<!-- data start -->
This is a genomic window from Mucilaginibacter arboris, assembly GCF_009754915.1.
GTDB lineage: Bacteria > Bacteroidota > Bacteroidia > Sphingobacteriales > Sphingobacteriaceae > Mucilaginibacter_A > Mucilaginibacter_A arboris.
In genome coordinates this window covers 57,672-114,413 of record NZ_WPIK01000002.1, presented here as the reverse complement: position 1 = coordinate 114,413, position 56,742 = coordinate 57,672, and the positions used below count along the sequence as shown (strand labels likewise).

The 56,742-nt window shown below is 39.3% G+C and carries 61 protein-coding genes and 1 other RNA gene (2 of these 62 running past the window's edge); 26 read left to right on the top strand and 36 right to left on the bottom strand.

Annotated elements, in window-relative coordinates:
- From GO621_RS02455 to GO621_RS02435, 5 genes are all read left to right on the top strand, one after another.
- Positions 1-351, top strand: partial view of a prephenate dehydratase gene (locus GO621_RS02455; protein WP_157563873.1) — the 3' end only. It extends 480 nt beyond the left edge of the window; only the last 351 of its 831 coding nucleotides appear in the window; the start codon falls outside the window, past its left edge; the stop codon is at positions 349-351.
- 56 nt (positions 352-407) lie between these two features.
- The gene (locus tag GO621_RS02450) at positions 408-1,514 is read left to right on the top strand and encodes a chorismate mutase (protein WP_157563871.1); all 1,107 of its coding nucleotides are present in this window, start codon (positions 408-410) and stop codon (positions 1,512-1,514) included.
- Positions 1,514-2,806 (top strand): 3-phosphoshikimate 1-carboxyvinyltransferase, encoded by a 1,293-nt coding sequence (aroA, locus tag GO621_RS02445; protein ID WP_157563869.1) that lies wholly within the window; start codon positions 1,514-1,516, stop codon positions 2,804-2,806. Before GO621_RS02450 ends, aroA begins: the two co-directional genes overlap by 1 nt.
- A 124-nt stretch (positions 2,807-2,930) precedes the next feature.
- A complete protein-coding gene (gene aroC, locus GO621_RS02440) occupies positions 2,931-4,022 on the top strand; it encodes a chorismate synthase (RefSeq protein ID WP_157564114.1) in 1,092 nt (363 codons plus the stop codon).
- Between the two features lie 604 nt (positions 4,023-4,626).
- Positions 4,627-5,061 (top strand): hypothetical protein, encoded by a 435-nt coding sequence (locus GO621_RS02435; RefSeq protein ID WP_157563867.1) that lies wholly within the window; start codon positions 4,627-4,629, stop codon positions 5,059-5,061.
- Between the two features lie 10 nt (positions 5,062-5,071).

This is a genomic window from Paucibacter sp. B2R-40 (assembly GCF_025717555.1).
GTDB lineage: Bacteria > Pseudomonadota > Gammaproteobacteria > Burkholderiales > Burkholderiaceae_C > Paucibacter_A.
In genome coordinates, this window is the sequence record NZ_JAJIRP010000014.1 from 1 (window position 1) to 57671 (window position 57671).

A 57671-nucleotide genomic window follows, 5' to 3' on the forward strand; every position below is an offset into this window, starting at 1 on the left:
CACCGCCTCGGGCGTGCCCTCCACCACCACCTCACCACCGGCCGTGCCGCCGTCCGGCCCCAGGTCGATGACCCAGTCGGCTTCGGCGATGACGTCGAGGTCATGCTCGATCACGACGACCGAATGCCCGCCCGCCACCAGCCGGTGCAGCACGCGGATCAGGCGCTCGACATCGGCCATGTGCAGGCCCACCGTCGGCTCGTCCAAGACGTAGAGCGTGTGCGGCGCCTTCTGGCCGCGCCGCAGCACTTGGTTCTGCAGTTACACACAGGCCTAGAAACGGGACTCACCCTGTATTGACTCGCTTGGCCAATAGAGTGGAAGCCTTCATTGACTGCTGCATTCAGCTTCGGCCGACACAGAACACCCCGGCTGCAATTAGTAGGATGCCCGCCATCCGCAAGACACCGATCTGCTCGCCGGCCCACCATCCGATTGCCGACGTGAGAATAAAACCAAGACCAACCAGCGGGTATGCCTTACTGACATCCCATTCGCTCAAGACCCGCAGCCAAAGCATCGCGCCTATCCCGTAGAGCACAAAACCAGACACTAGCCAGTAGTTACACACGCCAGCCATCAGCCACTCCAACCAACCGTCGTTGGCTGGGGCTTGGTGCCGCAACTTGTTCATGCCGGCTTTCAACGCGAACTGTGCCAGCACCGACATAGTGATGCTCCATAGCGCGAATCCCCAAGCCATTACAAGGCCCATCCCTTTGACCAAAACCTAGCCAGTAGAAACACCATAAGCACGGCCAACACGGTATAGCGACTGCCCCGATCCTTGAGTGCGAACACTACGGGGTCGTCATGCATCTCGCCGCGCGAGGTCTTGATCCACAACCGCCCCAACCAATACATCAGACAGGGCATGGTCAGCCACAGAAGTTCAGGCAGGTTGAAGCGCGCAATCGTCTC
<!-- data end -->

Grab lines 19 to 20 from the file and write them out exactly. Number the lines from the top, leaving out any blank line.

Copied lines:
A 57671-nucleotide genomic window follows, 5' to 3' on the forward strand; every position below is an offset into this window, starting at 1 on the left:
CACCGCCTCGGGCGTGCCCTCCACCACCACCTCACCACCGGCCGTGCCGCCGTCCGGCCCCAGGTCGATGACCCAGTCGGCTTCGGCGATGACGTCGAGGTCATGCTCGATCACGACGACCGAATGCCCGCCCGCCACCAGCCGGTGCAGCACGCGGATCAGGCGCTCGACATCGGCCATGTGCAGGCCCACCGTCGGCTCGTCCAAGACGTAGAGCGTGTGCGGCGCCTTCTGGCCGCGCCGCAGCACTTGGTTCTGCAGTTACACACAGGCCTAGAAACGGGACTCACCCTGTATTGACTCGCTTGGCCAATAGAGTGGAAGCCTTCATTGACTGCTGCATTCAGCTTCGGCCGACACAGAACACCCCGGCTGCAATTAGTAGGATGCCCGCCATCCGCAAGACACCGATCTGCTCGCCGGCCCACCATCCGATTGCCGACGTGAGAATAAAACCAAGACCAACCAGCGGGTATGCCTTACTGACATCCCATTCGCTCAAGACCCGCAGCCAAAGCATCGCGCCTATCCCGTAGAGCACAAAACCAGACACTAGCCAGTAGTTACACACGCCAGCCATCAGCCACTCCAACCAACCGTCGTTGGCTGGGGCTTGGTGCCGCAACTTGTTCATGCCGGCTTTCAACGCGAACTGTGCCAGCACCGACATAGTGATGCTCCATAGCGCGAATCCCCAAGCCATTACAAGGCCCATCCCTTTGACCAAAACCTAGCCAGTAGAAACACCATAAGCACGGCCAACACGGTATAGCGACTGCCCCGATCCTTGAGTGCGAACACTACGGGGTCGTCATGCATCTCGCCGCGCGAGGTCTTGATCCACAACCGCCCCAACCAATACATCAGACAGGGCATGGTCAGCCACAGAAGTTCAGGCAGGTTGAAGCGCGCAATCGTCTC